Le Secrétariat de l’UNESCO et le Centre du patrimoine mondial ne garantissent pas l’exactitude et la fiabilité des avis, opinions, déclarations et autres informations ou documentations fournis au Secrétariat de l’UNESCO et au Centre du patrimoine mondial par les Etats Parties à la Convention concernant la protection du patrimoine mondial, culturel et naturel.
La publication de tels avis, opinions, déclarations, informations ou documentations sur le site internet et/ou dans les documents de travail du Centre du patrimoine mondial n’implique nullement l’expression d’une quelconque opinion de la part du Secrétariat de l’UNESCO ou du Centre du patrimoine mondial concernant le statut juridique de tout pays, territoire, ville ou région, ou de leurs autorités, ou le tracé de leurs frontières.
Les noms des biens figurent dans la langue dans laquelle les Etats parties les ont soumis.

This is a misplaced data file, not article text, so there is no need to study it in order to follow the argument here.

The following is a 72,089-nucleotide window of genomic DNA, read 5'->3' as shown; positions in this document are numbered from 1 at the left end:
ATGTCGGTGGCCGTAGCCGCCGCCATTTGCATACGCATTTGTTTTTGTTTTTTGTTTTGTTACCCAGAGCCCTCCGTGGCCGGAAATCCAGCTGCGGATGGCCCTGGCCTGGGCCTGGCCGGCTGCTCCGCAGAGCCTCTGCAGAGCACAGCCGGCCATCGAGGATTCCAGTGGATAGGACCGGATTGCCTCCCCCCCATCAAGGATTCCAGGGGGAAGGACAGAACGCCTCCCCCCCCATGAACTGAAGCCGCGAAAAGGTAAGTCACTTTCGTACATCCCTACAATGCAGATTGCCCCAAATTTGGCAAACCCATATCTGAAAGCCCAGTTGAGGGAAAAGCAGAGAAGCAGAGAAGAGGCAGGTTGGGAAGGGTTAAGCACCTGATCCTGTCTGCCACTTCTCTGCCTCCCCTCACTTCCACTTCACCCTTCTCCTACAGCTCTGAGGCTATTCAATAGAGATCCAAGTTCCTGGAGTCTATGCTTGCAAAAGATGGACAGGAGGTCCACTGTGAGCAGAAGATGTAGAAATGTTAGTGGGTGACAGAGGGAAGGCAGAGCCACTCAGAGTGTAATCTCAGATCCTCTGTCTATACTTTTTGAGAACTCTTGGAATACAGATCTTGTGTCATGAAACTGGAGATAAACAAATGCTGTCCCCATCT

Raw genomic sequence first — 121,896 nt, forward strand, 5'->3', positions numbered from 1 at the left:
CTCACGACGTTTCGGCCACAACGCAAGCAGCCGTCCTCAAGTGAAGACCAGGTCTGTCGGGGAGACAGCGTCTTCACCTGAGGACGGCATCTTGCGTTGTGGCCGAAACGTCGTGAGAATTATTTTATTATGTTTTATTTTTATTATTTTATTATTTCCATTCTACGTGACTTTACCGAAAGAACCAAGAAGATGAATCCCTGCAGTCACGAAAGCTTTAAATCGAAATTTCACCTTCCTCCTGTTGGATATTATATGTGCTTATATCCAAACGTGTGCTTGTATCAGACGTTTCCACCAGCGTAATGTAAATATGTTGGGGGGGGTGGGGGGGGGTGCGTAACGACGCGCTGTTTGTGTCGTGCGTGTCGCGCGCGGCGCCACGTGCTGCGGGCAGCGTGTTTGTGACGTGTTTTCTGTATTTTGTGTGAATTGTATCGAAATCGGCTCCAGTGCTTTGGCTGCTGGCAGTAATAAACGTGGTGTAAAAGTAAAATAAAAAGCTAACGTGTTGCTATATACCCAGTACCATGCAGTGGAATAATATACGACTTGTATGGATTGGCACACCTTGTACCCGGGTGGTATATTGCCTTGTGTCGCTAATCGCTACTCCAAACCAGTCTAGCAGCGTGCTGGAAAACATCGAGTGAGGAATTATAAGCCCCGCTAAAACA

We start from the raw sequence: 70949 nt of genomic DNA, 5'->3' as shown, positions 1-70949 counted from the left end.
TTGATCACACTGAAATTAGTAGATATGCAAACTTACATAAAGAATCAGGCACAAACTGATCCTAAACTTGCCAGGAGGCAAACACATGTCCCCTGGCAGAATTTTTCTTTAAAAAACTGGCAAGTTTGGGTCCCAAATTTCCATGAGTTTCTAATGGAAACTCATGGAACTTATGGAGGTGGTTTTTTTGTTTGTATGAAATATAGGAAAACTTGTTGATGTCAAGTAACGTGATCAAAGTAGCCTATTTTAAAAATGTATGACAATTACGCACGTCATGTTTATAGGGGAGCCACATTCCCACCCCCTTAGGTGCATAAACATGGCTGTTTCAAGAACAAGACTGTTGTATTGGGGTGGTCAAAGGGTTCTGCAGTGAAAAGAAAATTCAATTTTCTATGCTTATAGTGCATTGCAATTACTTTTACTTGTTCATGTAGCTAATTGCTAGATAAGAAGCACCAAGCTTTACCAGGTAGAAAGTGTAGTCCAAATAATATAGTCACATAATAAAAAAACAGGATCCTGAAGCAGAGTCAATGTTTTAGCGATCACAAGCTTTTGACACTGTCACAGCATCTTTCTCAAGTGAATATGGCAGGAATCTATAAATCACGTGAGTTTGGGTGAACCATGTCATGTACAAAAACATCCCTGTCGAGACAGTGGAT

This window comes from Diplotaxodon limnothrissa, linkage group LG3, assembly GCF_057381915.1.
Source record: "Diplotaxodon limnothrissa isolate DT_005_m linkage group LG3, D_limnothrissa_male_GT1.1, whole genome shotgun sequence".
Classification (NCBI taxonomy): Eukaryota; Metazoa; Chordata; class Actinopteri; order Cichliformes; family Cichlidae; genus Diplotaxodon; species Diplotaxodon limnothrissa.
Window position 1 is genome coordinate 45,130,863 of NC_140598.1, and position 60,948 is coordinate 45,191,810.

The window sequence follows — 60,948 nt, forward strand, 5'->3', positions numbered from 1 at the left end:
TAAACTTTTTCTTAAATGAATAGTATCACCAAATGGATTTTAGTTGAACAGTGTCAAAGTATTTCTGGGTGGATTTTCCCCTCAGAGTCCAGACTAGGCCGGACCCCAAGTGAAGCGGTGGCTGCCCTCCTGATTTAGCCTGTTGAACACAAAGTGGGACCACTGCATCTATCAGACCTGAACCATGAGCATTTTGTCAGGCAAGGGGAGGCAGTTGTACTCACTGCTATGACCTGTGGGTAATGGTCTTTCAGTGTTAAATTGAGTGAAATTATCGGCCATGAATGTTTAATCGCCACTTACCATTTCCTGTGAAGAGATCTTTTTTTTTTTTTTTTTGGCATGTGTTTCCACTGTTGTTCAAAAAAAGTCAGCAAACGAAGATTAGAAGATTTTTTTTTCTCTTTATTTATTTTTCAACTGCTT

The Spanish Crown early perceived the strategic nature of Ghilets southernmost region which, through the Magallanes Strait and Cape Horn, was an intermediate point for navigation from Europe to the American Pacific coast. From the end of the XVI century, the construction of fortifications in this area became a high priority due to the frequent transit of French, English and Dutch ships and, particularly, to pirates' raids. To the destruction in the Chilean and Peruvian coast caused by Francis Drake in 1578, were added expeditions like that of the Dutch Hendrik Brouwer, who, in 1643, occupied for a time the littoral adjacent to the mouth of the Valdivia river, with the purpose of challenging from there the Spanish might. These incidents led the Spanish authorities to undertake the construction of powerful defensive facilities in Valdivia, Valparaiso and Chiloé. Valdivia, the oldest of the three, wouid become, along with El Callao, the most important defensive complex of the American South Pacific coast. Both are exceptional samples of the Hispanic-American school on fortifications. The reason for this effort and the resources invested in Valdivia stem from the need of defending Peru, colony which along with Mexico constituted the main source of wealth of the Spanish Crown. In 1645, the Viceroy of Peru, Antonio de Toledo, Marquis of Mancera, started the execution of a patiently designed defensive plan. One of its fundamental aspects was the dispatch of a great Armada to refound the city of Valdivia -devastated as a consequence of the 1598 native revolt-, and the raising of fortifications on the coast. The contingent in charge of the mission was organized in Peru, and it astounded its contemporaries by its magnitude. Seventeen ships were gathered, equipped with an amount never seen before of building materials and supplies. The original fortification plan was based on using the exceptional defensive qualities of the Corral Bay, at the mouth of the Valdivia River. The project contemplated the building of four basic fortresses which, in case of attack, wouid jointly operate with its cross-fire. In the disposition of these four central points and in the design of these bastions, topographical, geographical and environmental factors were fitted together: sea currents, ground unevenness, prevailing winds, etc. Although with the passage of time the installations grew with regard to the number of batteries, and the role of the four basic fortresses changed, the original scheme remained unaltered, with four sites retaining their leading part: the Mancera island, Corral, Amargos and Niebla. The main bastion of this defensive complex was the Constantino island, later called Mancera. The island is located in the middie of the bay into which the Valdivia river flows, and there the San Pedro de Alcantara Castle was built according to the project designed by the Navy chief engineer, Constantino Vasconcelos. The castle, made of stone, was armed with fifteen pieces of artillery, and had a moat and two turrets. Inside it, among other installations, there was a church and two convents: one Franciscan, an the other Augustinian. At the so called Punta de Amargos, on the southern side of the Valdivia river mouth, the San Luis de Alba Castle was built, entirely of stone. It had up to eleven pieces of artillery, which due to its strategic position, couid batter down the anchorage of enemy ships. The castle was isolated from it surroundings by a moat, crossed by a draw-bridge. Aside from the quarters and the commander's house, there was a chapel inside the castle. At the end of the XV111, the bastion was reinforced, and some buildings in brick were added to it. Nowadays, none of the inner constructions of the complex remain standing, yet the basic stone structure with its artillery pieces has survived and has been restored. The Fort of Niebla stands up on the northern side of the Valdivia river mouth. It was built on a cancagua stone slope about 30 meters high, dominating the entire bay and open sea. Its very original design adapts itself well to the site's geography. The Fort of Corral, to the south of the said mouth, was fully remodeled in the second haff of the XVIII century. It consists in a long battery facing the sea: 24 cannons standing on a solid stone wall. Both the inner constructions and the defenses towards inland have vanished. In the second half of the XVIII century, a thorough plan was carried forward for restoring and improving the fortresses. The engineers José Birt and Juan Garland were commissioned for the task. The defensive complex of Valdivia reached the point of having 17 bastions, what with surveillance installations, castles, fortresses and batteries. This complex wouid exert during the Colony a thoroughly efficacious deterrent effect, since, in fact, it frustrated the raids of the rival powers. Paradoxically, those who took these defenses to pieces weren't the European enemies, but the independentist patriots.